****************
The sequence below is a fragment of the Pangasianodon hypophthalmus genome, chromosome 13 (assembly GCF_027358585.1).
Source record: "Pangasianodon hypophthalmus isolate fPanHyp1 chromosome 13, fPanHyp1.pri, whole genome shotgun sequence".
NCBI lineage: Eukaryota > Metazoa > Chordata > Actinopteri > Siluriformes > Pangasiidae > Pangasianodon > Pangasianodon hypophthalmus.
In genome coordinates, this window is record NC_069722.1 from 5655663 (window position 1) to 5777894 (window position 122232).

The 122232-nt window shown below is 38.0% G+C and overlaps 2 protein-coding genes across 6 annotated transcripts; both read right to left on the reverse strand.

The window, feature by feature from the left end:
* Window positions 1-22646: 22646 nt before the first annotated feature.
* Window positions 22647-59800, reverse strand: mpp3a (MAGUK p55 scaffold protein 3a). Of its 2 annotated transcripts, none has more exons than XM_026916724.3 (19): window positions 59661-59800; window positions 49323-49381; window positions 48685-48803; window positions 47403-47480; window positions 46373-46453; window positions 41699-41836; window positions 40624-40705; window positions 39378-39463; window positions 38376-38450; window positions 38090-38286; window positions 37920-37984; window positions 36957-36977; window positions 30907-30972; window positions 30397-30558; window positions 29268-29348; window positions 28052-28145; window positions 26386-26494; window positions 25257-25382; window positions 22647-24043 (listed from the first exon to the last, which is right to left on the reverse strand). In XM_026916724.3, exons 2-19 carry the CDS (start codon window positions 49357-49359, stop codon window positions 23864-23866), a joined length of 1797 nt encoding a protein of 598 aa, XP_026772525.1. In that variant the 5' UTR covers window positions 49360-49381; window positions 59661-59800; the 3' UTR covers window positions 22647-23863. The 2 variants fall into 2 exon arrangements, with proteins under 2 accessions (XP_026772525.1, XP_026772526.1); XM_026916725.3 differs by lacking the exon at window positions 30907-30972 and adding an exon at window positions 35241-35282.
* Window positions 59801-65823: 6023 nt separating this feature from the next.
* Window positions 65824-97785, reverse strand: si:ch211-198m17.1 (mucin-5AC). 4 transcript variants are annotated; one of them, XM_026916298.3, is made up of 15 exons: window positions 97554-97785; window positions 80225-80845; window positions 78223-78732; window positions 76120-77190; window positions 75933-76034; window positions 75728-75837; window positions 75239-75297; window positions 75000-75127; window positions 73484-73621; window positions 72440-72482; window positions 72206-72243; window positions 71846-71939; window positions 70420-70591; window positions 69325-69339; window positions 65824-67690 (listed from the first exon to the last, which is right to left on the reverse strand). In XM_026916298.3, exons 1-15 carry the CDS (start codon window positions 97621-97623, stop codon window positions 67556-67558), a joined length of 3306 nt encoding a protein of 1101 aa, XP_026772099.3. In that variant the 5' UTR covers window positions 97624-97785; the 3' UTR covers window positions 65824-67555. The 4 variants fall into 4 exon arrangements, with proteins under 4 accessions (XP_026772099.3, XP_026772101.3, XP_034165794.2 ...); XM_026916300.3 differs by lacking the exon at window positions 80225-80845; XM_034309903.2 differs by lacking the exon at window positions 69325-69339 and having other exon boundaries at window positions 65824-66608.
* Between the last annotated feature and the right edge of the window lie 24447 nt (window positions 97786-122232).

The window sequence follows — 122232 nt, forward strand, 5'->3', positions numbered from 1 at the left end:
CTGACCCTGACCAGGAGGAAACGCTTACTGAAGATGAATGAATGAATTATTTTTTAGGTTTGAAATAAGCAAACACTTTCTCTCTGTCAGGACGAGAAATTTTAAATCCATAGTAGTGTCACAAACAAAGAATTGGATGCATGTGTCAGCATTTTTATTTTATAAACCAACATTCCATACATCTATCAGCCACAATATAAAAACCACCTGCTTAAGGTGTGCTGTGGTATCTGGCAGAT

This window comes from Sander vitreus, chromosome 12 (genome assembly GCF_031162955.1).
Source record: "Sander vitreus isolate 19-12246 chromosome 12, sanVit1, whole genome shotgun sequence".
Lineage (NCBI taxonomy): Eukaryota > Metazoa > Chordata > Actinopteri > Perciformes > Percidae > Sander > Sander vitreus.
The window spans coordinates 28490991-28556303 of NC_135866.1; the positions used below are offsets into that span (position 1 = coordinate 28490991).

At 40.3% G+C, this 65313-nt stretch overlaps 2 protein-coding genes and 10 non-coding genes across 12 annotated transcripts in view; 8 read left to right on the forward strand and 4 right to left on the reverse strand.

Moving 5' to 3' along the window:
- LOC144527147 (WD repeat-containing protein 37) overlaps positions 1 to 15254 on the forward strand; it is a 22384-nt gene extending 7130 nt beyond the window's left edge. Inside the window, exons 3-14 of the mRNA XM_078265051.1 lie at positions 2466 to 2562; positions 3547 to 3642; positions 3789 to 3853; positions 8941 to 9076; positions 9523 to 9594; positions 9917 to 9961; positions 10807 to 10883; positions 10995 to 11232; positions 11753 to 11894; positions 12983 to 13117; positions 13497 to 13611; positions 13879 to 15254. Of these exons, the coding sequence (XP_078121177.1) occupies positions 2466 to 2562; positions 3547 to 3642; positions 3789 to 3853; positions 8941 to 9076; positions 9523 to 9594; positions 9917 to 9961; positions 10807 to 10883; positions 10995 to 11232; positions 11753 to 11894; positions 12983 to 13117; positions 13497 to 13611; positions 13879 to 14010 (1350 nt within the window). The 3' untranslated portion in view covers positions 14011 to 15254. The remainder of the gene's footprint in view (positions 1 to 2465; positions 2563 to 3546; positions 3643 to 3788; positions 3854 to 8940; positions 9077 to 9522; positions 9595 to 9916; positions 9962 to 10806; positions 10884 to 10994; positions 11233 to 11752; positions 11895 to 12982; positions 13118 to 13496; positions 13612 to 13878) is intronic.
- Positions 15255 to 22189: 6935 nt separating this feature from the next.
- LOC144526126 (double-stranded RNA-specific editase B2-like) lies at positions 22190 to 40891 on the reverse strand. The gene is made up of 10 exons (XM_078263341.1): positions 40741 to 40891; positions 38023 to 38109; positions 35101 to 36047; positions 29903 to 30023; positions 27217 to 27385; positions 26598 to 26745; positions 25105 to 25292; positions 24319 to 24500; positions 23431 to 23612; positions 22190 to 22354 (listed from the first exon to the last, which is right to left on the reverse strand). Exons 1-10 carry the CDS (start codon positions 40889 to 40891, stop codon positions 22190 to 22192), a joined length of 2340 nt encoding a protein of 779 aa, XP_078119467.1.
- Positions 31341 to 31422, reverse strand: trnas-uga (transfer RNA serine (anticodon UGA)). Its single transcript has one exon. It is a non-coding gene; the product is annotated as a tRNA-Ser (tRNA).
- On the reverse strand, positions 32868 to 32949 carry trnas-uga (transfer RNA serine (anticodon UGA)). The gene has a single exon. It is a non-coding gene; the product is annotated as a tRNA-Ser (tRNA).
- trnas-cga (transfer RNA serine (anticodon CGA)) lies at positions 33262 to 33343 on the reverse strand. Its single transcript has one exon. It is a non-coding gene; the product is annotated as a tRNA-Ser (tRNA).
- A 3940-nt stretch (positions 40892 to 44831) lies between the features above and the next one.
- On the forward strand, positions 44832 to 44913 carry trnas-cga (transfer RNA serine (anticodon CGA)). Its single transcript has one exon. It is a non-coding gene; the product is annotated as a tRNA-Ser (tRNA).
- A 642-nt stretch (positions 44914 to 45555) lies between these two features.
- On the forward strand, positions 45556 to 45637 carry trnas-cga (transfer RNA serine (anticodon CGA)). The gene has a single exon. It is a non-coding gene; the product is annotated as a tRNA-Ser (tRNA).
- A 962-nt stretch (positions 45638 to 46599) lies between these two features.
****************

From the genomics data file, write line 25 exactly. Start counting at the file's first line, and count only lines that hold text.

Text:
- trnas-cga (transfer RNA serine (anticodon CGA)) lies at positions 33262 to 33343 on the reverse strand. Its single transcript has one exon. It is a non-coding gene; the product is annotated as a tRNA-Ser (tRNA).